FAIRBANKS — State clean-air officials are asking woodcutters to participate in a new program to document moisture content of firewood sold in neighborhoods regularly polluted by wood smoke.
Officials from the Alaska Department of Environmental Conservation, including state air quality program manager Cindy Heil, met with woodcutters Thursday to explain the program, the Fairbanks Daily News-Miner reported.
The burning of wood and coal as an alternative to high-priced heating oil is a major source of fine particulate, a chronic Fairbanks wintertime pollutant linked to heart attacks and decreased lung function. The DEC last month released proposed wood-stove regulations designed to help Fairbanks meet federal clean air standards.
Using green wood with high moisture content can lead to incomplete burning and more air pollution. The effects of burning wet wood can be reduced if it's burned with wood pellet logs.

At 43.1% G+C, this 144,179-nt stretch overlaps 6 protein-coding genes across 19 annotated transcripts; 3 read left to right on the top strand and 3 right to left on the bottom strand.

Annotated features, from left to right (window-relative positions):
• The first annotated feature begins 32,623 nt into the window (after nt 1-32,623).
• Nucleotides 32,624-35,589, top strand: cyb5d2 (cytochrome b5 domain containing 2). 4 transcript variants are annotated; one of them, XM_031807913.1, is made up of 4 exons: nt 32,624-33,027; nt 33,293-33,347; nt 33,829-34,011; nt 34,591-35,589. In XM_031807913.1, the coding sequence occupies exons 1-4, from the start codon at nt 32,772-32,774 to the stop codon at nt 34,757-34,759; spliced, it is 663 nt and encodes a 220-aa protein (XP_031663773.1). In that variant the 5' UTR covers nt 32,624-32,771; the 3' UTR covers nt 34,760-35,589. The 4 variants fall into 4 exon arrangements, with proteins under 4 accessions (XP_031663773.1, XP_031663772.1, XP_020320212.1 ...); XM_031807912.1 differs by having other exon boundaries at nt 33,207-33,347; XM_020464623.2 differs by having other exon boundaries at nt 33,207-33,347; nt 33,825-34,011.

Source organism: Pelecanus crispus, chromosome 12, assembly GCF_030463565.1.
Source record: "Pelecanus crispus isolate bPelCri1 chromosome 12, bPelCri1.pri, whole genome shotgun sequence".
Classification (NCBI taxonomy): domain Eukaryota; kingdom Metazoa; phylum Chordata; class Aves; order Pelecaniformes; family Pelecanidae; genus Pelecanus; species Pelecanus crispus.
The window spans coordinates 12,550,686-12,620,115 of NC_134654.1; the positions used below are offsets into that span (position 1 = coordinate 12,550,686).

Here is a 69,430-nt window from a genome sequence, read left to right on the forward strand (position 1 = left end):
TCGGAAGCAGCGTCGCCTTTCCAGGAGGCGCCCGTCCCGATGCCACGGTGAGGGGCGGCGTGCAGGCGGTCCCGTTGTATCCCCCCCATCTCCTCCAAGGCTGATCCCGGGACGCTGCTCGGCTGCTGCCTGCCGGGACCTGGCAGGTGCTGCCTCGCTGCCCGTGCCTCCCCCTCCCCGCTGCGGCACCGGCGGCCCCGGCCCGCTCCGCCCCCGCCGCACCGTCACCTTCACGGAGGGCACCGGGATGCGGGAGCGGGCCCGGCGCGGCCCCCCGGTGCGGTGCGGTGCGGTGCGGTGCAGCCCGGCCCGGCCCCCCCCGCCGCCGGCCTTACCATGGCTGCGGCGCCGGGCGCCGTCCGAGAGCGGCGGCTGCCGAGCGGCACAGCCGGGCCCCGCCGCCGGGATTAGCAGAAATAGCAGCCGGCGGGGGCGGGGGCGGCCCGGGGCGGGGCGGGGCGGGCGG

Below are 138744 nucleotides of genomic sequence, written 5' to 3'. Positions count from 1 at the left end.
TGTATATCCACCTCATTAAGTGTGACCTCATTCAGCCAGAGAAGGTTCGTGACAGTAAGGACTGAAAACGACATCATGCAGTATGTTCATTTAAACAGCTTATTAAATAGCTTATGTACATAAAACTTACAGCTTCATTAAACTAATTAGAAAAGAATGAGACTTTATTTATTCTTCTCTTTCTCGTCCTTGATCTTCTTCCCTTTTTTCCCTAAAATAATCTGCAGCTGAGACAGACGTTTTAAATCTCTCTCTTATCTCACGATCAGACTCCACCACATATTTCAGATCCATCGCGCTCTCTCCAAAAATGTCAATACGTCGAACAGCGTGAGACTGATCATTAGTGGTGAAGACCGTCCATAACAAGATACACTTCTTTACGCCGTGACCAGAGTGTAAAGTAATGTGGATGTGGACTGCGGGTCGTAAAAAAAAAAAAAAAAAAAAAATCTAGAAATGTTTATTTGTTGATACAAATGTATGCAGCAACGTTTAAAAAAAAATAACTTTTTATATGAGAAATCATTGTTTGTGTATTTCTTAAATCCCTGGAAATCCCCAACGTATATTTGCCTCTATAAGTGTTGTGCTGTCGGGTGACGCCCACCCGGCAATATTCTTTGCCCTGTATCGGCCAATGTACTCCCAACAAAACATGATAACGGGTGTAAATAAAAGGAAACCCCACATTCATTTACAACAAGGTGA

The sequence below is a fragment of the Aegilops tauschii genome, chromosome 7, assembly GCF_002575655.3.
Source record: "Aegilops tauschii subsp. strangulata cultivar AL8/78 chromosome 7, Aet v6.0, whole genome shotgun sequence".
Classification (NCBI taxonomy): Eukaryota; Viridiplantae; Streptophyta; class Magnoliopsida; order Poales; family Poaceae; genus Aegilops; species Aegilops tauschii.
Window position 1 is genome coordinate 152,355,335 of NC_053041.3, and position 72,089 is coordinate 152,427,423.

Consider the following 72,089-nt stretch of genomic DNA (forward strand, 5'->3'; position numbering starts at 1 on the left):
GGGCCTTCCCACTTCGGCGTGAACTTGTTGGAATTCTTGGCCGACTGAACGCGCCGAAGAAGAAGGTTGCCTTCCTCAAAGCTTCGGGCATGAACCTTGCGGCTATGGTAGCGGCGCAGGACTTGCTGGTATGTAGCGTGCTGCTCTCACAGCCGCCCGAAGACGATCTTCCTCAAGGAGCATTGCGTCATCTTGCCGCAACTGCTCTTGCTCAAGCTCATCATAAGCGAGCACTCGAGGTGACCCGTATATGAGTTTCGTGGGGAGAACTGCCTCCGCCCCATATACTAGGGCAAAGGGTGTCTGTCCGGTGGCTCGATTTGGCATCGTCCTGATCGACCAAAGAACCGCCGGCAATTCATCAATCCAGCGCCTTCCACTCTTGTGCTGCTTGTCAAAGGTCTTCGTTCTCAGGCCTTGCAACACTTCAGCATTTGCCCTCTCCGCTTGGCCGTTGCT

Woodcutters in the moisture documentation program would collect forms from buyers acknowledging the moisture content of the firewood they buy.
The documentation is voluntary but could become mandatory if the smoke pollution problem gets worse, Heil said.
"Help us develop this where it makes the most sense," Heil told woodcutters.
Woodcutters who sign up would be added to a state list of certified wood sellers. The state is designing a "certified wood seller" that could be used to promote sales.
Firewood sellers were skeptical. One wood seller said the form might appear to be an invasion of customers' privacy. Another said measuring moisture content of wood in winter is impractical.
Woodcutter Wayne Hunter suggested the state provide free moisture meters to wood burners.
"You put the responsibility on the wood burner," Hunter said. "Even if we sell seasoned wood, if they are burning it improperly, it's still going to make smoke."